Worker wins more than $100,000 from McDonald’s over unfair firing

Esther Brake, a longtime McDonalds manager in Ottawa

Esther Brake, a longtime McDonalds manager in Ottawa, won a $100k judgement in her wrongful dismissal case against the fast food giant.  Julie Oliver / Postmedia 

ESTHER BRAKE IS LOVIN’ IT. McDonald’s not so much.

The fast food giant will have to pay Esther $100,000 by an order of the Supreme Court of Ontario made on May 23, 2017. 

“I’m on top of the world,” said Esther. “It means everything to me. I’m very, very happy that the courts took the time to listen to an individual who took a company like McDonald’s on, and we won.”

The court agreed with Esther that McDonald’s had no legitimate reason to first demote her and then fire her. In fact the court ruled the 67-year-old grandmother had been “set up to fail” after more than 25 years working at McDonald’s restaurants in Ottawa and Newfoundland.

McDonald’s played hardball all the way. The court noted that the final judgments in the case could have been avoided if the McDonald’s offers to settle weren’t so “woefully inadequate.”

The court also ruled the company that manages the restaurant will have to pay Esther’s $120,000 legal costs.

A five year fight for fairness 

Esther’s fight for fairness began in 2012 when Mcdonald’s told her she’d have to take a demotion or be fired. The demotion didn’t involve a reduced salary, but would require Esther to report to a much younger manager she herself had trained, along with a significant loss in benefits.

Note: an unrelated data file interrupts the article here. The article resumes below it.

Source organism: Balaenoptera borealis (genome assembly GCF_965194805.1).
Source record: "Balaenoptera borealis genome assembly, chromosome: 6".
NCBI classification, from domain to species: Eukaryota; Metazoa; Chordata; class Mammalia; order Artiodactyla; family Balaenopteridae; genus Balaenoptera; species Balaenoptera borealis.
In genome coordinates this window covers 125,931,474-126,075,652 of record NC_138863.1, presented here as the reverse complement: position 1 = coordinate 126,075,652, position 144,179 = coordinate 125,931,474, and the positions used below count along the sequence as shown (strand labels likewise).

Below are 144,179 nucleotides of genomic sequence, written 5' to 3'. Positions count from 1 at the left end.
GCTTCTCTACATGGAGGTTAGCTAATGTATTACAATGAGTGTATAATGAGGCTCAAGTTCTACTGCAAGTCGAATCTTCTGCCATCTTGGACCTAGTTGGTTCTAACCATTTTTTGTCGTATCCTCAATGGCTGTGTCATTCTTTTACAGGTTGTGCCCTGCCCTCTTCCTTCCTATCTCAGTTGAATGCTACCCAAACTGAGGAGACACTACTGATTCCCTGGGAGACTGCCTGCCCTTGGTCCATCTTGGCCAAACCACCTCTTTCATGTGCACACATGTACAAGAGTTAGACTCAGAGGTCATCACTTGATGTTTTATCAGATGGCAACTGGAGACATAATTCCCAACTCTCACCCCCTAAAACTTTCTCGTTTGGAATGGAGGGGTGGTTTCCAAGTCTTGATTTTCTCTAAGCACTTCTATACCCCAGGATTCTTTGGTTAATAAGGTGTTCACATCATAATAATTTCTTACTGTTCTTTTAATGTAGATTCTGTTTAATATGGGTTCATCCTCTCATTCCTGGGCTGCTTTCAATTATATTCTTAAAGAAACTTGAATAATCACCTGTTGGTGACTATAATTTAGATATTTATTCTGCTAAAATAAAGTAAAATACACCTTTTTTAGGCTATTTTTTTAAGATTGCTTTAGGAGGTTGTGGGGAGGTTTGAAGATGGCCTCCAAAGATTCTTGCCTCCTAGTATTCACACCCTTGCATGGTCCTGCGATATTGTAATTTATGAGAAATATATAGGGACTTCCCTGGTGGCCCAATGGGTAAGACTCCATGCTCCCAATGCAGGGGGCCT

The management ultimatum came after Esther received her first negative performance review in November 2011 after a decade of positive assessments. 

The judge found Esther was then put on a disciplinary program and subjected to performance standards that were arbitrary and unfair. 

Esther testified she worked 12 hours a day, seven days a week for five months. Esther achieved what the court described as “outstanding” scores compared with Mc-Donald’s own corporate standards in customer service and quality and cleanliness, but just narrowly missed a third goal. Esther was told she had failed the program and would have to take the demotion or leave.

After leaving McDonald’s, she tried to find other management jobs, but got no offers. Attempts to set up a babysitting service and work as a cleaner also failed. Eventually she took a job with Tim Hortons, and later Home Depot as a cashier.

No rest for the weary 

Esther said she is looking forward to McDonald’s paying up. But getting the money won’t put her on easy street. She had to dip into her retirement savings to survive after being pushed out by McDonald’s. She’s just going to have to keep on working. 

“I haven’t got anything from them yet,” said Esther. “Yes, it’s a lot of money but at the end of the day I have to watch every cent to keep on living.”

Esther said people have come up to her in the Home Depot store where she works now and told her they were proud of her for taking McDonald’s to court. Esther said she feels vindicated by the decisions from the two courts.

“The first thing I would tell anybody is, if they feel they are being treated unfairly — it’s a tough battle, I’m not saying it’s an easy battle — I tell them, ‘Go for it. Don’t hold back. Go for it.’ If you tell the truth, you could win.”

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